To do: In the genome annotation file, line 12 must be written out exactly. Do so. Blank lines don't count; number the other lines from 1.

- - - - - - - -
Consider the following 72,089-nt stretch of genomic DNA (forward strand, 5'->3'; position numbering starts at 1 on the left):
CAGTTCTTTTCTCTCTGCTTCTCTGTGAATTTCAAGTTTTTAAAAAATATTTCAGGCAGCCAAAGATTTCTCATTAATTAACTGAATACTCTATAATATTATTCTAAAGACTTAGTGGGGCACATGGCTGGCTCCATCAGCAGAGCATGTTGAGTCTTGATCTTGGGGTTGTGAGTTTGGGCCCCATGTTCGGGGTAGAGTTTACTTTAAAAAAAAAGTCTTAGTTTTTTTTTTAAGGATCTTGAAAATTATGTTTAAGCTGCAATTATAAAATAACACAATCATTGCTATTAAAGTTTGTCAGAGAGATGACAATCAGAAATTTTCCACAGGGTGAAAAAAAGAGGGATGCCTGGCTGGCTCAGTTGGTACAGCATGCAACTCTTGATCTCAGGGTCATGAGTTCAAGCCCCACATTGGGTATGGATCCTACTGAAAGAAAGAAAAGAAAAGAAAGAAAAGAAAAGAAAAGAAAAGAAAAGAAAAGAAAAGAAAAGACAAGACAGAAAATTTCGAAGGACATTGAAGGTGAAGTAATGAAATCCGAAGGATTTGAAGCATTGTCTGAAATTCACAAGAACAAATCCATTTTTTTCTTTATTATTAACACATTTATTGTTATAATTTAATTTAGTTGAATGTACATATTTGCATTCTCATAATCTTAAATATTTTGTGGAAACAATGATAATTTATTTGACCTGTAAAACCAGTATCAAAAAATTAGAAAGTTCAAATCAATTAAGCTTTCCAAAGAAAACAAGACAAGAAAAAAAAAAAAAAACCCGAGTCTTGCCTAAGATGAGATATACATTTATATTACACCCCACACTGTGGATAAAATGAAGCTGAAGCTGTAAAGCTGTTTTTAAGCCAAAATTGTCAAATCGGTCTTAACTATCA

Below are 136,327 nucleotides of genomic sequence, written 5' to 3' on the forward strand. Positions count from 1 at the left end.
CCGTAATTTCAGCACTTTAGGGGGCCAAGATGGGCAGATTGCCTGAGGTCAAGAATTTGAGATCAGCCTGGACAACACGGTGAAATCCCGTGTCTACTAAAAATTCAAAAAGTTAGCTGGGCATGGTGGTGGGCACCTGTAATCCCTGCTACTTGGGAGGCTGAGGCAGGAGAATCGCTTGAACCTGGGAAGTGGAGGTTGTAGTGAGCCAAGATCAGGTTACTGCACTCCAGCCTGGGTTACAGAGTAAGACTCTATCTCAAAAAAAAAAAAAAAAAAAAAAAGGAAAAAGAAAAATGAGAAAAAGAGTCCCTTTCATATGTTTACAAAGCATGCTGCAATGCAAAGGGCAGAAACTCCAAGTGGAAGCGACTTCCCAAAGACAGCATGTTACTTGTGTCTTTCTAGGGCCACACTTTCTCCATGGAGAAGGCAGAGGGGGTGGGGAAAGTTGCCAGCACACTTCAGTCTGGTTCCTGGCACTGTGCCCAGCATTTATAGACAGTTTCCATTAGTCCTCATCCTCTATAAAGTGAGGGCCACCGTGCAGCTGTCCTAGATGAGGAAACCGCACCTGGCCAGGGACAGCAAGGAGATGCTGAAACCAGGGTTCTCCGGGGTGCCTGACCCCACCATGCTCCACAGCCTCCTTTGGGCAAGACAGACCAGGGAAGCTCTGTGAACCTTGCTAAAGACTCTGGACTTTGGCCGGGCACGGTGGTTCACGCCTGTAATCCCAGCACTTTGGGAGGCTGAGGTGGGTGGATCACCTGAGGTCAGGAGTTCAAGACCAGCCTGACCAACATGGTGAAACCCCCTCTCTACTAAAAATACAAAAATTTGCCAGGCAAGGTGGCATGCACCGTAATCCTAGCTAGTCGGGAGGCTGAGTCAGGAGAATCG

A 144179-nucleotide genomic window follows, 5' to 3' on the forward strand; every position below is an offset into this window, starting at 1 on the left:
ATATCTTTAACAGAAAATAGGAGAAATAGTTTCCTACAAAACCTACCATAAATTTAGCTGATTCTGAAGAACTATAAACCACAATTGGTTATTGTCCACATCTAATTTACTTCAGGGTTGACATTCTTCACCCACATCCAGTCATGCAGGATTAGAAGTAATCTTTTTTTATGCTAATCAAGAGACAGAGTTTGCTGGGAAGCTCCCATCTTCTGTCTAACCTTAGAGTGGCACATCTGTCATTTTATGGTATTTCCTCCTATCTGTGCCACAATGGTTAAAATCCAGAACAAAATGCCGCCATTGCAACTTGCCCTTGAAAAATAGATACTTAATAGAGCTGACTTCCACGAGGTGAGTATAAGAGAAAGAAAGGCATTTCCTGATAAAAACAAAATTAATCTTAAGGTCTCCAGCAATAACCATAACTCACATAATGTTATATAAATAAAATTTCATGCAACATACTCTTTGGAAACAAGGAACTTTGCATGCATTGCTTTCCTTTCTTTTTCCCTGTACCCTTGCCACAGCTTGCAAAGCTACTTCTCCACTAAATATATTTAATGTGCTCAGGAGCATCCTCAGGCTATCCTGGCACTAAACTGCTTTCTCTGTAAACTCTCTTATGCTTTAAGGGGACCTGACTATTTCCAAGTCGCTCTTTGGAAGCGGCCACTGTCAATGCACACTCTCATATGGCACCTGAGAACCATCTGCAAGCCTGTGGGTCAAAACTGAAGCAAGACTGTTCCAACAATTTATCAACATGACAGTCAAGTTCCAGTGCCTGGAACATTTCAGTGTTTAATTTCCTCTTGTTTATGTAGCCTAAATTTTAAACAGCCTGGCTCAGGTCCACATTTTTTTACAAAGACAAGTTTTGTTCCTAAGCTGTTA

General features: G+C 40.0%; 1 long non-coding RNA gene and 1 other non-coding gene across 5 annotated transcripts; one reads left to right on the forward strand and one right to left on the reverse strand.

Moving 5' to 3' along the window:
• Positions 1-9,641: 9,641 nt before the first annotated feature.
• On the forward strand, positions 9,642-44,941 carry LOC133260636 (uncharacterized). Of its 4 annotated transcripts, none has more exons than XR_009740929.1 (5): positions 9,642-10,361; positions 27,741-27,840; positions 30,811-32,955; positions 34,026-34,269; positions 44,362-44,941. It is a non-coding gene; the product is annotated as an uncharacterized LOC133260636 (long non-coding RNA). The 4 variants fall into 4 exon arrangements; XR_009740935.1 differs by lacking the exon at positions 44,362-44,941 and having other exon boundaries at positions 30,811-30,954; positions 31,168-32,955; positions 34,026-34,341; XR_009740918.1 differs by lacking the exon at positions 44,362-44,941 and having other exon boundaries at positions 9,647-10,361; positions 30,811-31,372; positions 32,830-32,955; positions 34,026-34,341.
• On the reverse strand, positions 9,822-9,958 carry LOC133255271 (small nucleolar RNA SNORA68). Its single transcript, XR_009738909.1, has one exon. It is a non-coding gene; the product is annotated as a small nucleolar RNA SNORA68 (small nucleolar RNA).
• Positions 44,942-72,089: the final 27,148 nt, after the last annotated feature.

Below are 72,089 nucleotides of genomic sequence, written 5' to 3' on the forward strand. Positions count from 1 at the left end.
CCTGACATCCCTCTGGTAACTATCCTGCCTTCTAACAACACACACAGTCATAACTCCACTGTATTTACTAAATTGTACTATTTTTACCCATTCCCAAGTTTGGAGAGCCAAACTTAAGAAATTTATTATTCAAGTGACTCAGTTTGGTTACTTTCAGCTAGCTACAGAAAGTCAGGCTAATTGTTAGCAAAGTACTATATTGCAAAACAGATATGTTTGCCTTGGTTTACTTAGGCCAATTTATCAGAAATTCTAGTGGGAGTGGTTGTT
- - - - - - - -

• Positions 44,942-72,089: the final 27,148 nt, after the last annotated feature.